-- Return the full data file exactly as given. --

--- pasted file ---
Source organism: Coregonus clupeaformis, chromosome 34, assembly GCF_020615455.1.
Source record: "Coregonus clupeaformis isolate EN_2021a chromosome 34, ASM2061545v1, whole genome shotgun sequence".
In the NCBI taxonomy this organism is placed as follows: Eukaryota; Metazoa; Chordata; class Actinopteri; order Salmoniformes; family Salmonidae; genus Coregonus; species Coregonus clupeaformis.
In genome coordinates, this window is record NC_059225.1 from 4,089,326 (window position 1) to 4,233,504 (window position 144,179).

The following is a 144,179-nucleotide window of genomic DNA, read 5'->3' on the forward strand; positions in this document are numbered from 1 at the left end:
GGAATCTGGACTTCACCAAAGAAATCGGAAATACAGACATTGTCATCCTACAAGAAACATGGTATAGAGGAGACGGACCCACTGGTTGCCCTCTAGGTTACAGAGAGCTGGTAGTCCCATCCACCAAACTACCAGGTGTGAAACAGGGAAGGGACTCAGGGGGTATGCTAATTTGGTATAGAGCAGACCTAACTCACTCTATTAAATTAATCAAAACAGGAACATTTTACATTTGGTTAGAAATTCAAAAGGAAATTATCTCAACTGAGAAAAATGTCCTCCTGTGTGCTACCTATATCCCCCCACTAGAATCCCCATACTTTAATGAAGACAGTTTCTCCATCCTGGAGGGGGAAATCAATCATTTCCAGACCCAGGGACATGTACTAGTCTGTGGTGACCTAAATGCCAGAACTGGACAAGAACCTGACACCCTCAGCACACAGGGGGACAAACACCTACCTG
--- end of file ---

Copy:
Source organism: Coregonus clupeaformis, chromosome 34, assembly GCF_020615455.1.
Source record: "Coregonus clupeaformis isolate EN_2021a chromosome 34, ASM2061545v1, whole genome shotgun sequence".
In the NCBI taxonomy this organism is placed as follows: Eukaryota; Metazoa; Chordata; class Actinopteri; order Salmoniformes; family Salmonidae; genus Coregonus; species Coregonus clupeaformis.
In genome coordinates, this window is record NC_059225.1 from 4,089,326 (window position 1) to 4,233,504 (window position 144,179).

The following is a 144,179-nucleotide window of genomic DNA, read 5'->3' on the forward strand; positions in this document are numbered from 1 at the left end:
GGAATCTGGACTTCACCAAAGAAATCGGAAATACAGACATTGTCATCCTACAAGAAACATGGTATAGAGGAGACGGACCCACTGGTTGCCCTCTAGGTTACAGAGAGCTGGTAGTCCCATCCACCAAACTACCAGGTGTGAAACAGGGAAGGGACTCAGGGGGTATGCTAATTTGGTATAGAGCAGACCTAACTCACTCTATTAAATTAATCAAAACAGGAACATTTTACATTTGGTTAGAAATTCAAAAGGAAATTATCTCAACTGAGAAAAATGTCCTCCTGTGTGCTACCTATATCCCCCCACTAGAATCCCCATACTTTAATGAAGACAGTTTCTCCATCCTGGAGGGGGAAATCAATCATTTCCAGACCCAGGGACATGTACTAGTCTGTGGTGACCTAAATGCCAGAACTGGACAAGAACCTGACACCCTCAGCACACAGGGGGACAAACACCTACCTG